In many ways, the rail industry is far ahead of the “net zero” path. Electrification – when combined with low-carbon energy sources – means that large parts of the grid are already carbon-free. However, railway engineers are not resting on their laurels, as evidenced by the many sustainability-focused projects highlighted this year.
Here are the five most read Professional engineering 2021 railway stories. Click on the links to read all the articles.
Hyperloop and maglev do not represent a real challenge for the “permanent way”
There is no shortage of articles proclaiming the benefits of Hyperloop and maglev transport, David Shirres wrote in this year’s most read article, but such features rarely get serious technical analysis. Rather than considering modes of transportation with unresolved safety, engineering, operational and economic issues, he writes that policymakers would be better off focusing on the many benefits of the “permanent track”.
Scrapping of the HS2 branch “a blow to low carbon recovery”
The government’s cancellation of a planned HS2 line between the East Midlands and Leeds is a blow to a low-carbon post-pandemic “recovery”, Shirres said last month. The additional capacity of the high-speed section would have eased the pressure on existing lines and allowed a shift from road to rail, he said.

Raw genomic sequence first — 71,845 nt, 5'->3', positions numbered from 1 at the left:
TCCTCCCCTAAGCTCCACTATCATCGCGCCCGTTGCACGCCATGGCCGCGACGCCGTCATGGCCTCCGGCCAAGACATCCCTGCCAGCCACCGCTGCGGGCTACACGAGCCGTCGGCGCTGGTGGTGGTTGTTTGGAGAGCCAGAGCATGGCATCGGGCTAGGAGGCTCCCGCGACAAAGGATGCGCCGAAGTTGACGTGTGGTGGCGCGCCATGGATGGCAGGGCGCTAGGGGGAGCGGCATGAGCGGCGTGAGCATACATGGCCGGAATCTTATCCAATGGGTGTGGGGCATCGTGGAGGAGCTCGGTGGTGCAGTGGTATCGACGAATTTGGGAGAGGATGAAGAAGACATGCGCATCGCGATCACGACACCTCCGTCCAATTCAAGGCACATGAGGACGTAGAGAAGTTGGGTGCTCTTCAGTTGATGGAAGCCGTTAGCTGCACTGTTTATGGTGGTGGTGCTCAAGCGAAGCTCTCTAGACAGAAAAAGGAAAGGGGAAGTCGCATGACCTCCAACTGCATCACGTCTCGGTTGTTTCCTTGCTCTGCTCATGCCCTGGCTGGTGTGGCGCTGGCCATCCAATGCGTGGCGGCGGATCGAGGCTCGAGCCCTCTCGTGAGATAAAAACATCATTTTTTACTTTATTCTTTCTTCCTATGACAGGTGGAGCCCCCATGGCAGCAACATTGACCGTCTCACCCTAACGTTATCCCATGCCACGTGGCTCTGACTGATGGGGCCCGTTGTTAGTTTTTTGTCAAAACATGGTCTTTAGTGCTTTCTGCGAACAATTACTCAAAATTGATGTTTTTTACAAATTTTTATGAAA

The decision came “after it became clear that the full HS2 and Northern Powerhouse Rail (NPR) programs as originally offered would have cost as much as £ 185 billion and only entered service early or mid-2040s, ”according to a government announcement.
Five companies aim to reduce emissions during construction of HS2
In one of three HS2-focused stories in this year’s top five, HS2 Ltd announced that it had signed five new small and medium-sized businesses into its “Innovation Accelerator” to help reduce carbon emissions. The rail project is committed to reducing the carbon impact of construction by 50%.
Lessons from tragic train crash could reduce risk of earthworks failures
A derailment in Carmont, Aberdeenshire, was the first fatal train crash in the UK since 2007. The August 2020 incident was the result of a failed earthwork, caused by a ridge drain submerged by three weeks of rain in just three hours. The lessons of the tragic accident could prevent further incidents, Shirres wrote.
Hitachi and Alstom to design and build HS2 trains in UK
A long wait for the news ended this month as the government announced that a joint venture between Hitachi and Alstom will design and build rolling stock for the HS2. High-speed trains will be built entirely in the North East and Midlands, at factories in Derby, Crewe and County Durham.
The £ 2 billion contracts to design, build and maintain 54 trains will support 2,500 jobs across the UK, the government has said.
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Content published by Professional Engineering does not necessarily represent the views of the Institution of Mechanical Engineers.